In the 21st century, a zoological park, or zoo, is not simply a showcase for exotic animals, meant to entertain masses and generate profit. Animal lovers and environmentalists take specific educational programs and go through extensive training to become a member of a modern animal care staff.
Today’s accredited zoos have evolved into professional campuses focused on animal care and research, education, and conservation. Our exhibits and daily care schedules follow standard protocols for constantly improving animal welfare, including saving species in danger of extinction all over the world, thanks to national and international Species Survival Programs.
Most of our animals are zoo born and zoo bred, meaning they have never had to survive in the wild on their own. Only the elderly animals in any accredited park are “wild caught,” and most often it was as a young animal that could not be rehabilitated and released due to age, injury, or circumstance. Professional and ethical zoos no longer trap and cage wildlife for the entertainment of humans. In fact, most zoos and their staff support non-profit organizations around the world that actively fight abuse and/or exploitation.
In fact, zoos every where are trying to move past “caging” in all exhibits as they can. The goal of a modern professional zookeeper is to create and maintain a safe and comfortable exhibit that proscribes to an animals natural habitat as much as possible. Notice that new animal exhibits and upgrades around the world provide more space, more airflow, more areas for instinctual behaviors, and barriers that allow visibility to the public while including more protection for the animal, too.
Today’s modern zoos work together to help learn as much about animals as possible, whether they are in zoos and refuges, or in their wild habitats. While you don’t see it from the zoo path, the animal care staff keeps detailed records of behaviors and veterinary aspects of each animal, and these are related to other animal professionals all over the world for their research. For example, the only reason animal experts know anything about the reclusive and elusive Pygmy Hippo in the wild is due to information gleaned from zoos!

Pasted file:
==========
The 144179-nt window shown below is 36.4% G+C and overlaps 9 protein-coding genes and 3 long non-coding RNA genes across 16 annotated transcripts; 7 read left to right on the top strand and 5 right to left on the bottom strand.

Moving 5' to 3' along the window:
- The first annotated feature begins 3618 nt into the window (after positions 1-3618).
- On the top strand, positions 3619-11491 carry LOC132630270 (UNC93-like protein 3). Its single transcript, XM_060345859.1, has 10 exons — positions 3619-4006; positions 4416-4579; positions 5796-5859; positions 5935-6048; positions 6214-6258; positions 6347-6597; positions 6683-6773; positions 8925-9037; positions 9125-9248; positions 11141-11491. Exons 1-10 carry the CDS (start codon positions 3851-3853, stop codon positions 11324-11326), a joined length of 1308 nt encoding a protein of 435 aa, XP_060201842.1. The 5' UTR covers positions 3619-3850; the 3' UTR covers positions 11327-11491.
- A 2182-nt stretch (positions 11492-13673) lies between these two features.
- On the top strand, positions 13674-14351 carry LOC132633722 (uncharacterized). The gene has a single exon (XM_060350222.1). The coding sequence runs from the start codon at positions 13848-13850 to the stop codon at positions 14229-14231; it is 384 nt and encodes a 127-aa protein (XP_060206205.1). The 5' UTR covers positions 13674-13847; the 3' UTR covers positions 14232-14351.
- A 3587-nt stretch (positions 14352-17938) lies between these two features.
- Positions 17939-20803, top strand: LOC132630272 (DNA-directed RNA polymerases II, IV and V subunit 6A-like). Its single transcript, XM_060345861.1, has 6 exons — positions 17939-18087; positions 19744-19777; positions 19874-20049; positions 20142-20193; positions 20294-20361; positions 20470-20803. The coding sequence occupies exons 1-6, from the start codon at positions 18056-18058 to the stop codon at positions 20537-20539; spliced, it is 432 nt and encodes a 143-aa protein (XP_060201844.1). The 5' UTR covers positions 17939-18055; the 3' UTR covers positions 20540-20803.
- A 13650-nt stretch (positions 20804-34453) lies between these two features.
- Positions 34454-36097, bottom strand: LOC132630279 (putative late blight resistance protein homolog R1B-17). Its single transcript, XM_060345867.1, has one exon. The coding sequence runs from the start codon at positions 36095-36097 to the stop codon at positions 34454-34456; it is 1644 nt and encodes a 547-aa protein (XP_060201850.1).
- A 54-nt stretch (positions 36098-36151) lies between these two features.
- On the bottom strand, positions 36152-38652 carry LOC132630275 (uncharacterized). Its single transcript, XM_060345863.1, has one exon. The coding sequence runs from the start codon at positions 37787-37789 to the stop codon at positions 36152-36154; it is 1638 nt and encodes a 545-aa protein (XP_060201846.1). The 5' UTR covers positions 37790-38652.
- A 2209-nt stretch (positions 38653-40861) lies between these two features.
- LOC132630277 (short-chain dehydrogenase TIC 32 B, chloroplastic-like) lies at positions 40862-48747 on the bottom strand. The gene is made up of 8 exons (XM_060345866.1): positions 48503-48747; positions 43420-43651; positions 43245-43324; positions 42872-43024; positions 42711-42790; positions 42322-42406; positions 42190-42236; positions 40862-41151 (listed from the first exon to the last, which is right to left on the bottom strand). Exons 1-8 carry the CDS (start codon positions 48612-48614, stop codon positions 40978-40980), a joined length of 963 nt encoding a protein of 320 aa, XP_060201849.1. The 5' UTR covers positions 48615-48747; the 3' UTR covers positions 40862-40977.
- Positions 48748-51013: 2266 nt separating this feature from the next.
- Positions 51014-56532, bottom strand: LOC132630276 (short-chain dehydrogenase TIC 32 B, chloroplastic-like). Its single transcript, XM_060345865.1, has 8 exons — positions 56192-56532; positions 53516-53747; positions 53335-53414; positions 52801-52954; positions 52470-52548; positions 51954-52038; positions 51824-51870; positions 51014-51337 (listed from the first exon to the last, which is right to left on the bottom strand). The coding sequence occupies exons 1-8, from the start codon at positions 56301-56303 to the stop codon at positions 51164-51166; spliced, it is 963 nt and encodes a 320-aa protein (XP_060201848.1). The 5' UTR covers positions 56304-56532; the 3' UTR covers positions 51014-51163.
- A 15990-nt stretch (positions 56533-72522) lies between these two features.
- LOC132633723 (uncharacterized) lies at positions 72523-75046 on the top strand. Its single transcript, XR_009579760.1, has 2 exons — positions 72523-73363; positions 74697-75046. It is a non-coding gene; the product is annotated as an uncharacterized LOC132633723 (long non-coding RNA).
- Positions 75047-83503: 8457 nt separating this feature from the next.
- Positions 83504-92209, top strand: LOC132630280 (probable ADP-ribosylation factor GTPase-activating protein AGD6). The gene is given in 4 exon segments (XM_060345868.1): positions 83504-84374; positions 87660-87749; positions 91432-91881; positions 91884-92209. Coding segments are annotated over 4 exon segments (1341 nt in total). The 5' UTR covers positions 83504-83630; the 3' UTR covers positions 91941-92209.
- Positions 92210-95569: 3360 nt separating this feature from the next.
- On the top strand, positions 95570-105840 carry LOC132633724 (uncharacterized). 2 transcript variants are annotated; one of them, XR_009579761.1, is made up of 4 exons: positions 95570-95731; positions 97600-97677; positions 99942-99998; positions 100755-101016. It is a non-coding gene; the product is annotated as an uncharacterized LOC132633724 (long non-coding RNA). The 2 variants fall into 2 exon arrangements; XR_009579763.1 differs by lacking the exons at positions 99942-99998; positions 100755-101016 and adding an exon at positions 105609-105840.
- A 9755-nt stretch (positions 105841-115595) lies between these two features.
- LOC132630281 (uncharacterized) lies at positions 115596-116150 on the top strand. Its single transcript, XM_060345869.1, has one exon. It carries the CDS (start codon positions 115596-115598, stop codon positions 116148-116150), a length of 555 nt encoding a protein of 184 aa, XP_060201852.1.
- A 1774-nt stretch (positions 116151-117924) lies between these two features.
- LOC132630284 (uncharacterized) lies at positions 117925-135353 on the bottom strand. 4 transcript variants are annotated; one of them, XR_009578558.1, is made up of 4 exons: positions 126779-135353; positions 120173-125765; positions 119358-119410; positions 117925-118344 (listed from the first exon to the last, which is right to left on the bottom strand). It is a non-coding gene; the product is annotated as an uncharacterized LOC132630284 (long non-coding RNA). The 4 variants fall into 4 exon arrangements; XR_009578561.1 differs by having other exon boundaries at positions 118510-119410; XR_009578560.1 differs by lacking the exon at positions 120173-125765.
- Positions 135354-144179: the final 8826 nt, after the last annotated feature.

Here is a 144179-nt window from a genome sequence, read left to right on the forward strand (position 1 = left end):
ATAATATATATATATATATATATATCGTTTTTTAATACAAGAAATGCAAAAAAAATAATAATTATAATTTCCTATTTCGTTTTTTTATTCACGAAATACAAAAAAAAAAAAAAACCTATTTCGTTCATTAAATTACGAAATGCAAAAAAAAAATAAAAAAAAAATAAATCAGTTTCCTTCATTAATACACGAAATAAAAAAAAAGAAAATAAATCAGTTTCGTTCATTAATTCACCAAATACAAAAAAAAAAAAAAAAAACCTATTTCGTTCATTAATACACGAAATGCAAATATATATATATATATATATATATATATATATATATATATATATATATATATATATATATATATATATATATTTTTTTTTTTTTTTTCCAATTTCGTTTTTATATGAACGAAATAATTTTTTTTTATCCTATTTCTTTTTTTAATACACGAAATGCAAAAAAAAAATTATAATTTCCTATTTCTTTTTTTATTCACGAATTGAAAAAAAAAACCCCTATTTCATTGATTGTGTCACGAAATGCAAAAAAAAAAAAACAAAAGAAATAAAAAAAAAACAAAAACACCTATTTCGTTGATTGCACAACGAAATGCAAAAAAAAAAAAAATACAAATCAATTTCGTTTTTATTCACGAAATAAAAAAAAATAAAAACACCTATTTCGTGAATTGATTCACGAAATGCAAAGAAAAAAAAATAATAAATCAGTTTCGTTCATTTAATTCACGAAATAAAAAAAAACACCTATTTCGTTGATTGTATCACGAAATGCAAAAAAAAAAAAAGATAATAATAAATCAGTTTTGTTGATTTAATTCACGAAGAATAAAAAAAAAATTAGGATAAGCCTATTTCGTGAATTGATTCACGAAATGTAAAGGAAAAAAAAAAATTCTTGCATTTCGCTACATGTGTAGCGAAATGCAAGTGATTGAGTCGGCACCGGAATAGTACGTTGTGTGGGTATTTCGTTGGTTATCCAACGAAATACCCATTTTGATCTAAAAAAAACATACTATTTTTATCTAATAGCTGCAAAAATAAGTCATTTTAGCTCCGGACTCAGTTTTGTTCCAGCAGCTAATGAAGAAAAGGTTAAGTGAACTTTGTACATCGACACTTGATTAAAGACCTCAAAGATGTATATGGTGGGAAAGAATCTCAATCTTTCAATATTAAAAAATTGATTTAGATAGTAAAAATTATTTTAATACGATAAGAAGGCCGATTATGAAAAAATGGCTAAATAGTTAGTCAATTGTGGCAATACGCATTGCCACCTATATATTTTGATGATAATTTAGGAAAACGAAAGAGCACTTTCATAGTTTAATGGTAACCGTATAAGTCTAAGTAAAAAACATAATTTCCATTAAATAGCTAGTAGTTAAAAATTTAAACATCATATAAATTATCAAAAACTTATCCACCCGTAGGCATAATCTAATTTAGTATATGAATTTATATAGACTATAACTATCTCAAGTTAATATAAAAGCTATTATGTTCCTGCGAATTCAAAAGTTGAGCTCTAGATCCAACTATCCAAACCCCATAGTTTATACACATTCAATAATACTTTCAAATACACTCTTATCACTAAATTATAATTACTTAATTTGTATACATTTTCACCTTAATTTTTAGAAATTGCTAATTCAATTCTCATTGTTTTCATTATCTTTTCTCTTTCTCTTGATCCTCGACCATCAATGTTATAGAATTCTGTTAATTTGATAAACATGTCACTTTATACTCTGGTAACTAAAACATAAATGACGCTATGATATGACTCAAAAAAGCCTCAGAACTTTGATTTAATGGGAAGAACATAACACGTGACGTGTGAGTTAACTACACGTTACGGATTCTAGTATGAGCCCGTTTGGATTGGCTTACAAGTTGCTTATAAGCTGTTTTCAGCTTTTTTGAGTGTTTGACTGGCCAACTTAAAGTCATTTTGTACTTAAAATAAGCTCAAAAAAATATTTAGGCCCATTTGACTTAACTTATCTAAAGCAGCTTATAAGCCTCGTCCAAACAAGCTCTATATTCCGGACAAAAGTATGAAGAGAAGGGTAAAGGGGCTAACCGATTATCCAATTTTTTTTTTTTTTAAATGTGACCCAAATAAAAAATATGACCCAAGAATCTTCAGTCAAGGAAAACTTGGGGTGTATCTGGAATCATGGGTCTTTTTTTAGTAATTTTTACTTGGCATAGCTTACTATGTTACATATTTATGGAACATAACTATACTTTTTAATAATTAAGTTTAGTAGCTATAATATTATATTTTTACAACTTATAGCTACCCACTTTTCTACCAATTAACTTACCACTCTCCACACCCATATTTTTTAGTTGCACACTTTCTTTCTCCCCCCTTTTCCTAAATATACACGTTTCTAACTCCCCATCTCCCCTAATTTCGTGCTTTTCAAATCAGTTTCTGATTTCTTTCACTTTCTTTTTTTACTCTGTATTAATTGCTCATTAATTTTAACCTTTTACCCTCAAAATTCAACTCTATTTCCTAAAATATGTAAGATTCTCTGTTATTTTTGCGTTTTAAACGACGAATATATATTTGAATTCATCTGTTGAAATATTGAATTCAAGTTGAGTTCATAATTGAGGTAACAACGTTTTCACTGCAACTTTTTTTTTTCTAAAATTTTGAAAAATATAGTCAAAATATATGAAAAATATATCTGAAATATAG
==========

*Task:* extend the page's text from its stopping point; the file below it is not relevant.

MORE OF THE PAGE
Today’s animal parks are also one of the main reasons that certain species still remain in existence despite declining numbers. Each animal is listed in a database with their lineage and medical history, so that when they are needed to expand the genetics of the remaining numbers, their program can call them up and have them moved to start a new family. Each new family means the species has a better chance of survival as a whole, and can possibly be reintroduced to their original habitat. The Nene goose (our pair can be found hanging with our American flamingos), was once extinct in it’s native Hawaii, but has been reintroduced and is continuing to grow in number with the help of zoos!
And finally, modern animal care professionals do NOT train animals to do tricks for the entertainment of visitors. In fact, as a general rule, zoo animals are not forced to do anything they do not want to do. Keepers will work with them to learn behaviors that allow ease, comfort, and safety of daily care and veterinary procedures, but otherwise, our animals behave as they are inclined. If you see an animal doing a “trick,” it was their idea.